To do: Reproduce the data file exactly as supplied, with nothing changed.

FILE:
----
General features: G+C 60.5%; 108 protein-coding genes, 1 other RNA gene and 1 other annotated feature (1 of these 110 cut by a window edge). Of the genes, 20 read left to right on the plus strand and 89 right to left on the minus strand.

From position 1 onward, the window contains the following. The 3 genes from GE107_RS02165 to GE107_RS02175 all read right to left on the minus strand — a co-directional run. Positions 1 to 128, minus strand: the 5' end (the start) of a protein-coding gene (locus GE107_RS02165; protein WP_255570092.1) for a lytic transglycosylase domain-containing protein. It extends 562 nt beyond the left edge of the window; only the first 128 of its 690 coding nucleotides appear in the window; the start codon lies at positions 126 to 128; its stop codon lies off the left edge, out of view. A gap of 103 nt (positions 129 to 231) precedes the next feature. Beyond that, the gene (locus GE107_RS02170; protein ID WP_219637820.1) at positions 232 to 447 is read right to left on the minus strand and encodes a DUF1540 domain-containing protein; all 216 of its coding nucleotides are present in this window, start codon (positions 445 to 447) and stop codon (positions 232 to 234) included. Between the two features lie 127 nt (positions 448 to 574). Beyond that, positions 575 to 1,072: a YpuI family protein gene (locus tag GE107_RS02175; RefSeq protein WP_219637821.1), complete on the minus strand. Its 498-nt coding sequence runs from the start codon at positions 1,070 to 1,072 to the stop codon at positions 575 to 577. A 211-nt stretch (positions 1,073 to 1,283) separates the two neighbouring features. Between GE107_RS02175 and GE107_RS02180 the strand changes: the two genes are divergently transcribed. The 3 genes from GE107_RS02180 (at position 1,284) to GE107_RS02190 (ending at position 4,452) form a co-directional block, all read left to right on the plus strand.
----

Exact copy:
General features: G+C 60.5%; 108 protein-coding genes, 1 other RNA gene and 1 other annotated feature (1 of these 110 cut by a window edge). Of the genes, 20 read left to right on the plus strand and 89 right to left on the minus strand.

From position 1 onward, the window contains the following. The 3 genes from GE107_RS02165 to GE107_RS02175 all read right to left on the minus strand — a co-directional run. Positions 1 to 128, minus strand: the 5' end (the start) of a protein-coding gene (locus GE107_RS02165; protein WP_255570092.1) for a lytic transglycosylase domain-containing protein. It extends 562 nt beyond the left edge of the window; only the first 128 of its 690 coding nucleotides appear in the window; the start codon lies at positions 126 to 128; its stop codon lies off the left edge, out of view. A gap of 103 nt (positions 129 to 231) precedes the next feature. Beyond that, the gene (locus GE107_RS02170; protein ID WP_219637820.1) at positions 232 to 447 is read right to left on the minus strand and encodes a DUF1540 domain-containing protein; all 216 of its coding nucleotides are present in this window, start codon (positions 445 to 447) and stop codon (positions 232 to 234) included. Between the two features lie 127 nt (positions 448 to 574). Beyond that, positions 575 to 1,072: a YpuI family protein gene (locus tag GE107_RS02175; RefSeq protein WP_219637821.1), complete on the minus strand. Its 498-nt coding sequence runs from the start codon at positions 1,070 to 1,072 to the stop codon at positions 575 to 577. A 211-nt stretch (positions 1,073 to 1,283) separates the two neighbouring features. Between GE107_RS02175 and GE107_RS02180 the strand changes: the two genes are divergently transcribed. The 3 genes from GE107_RS02180 (at position 1,284) to GE107_RS02190 (ending at position 4,452) form a co-directional block, all read left to right on the plus strand.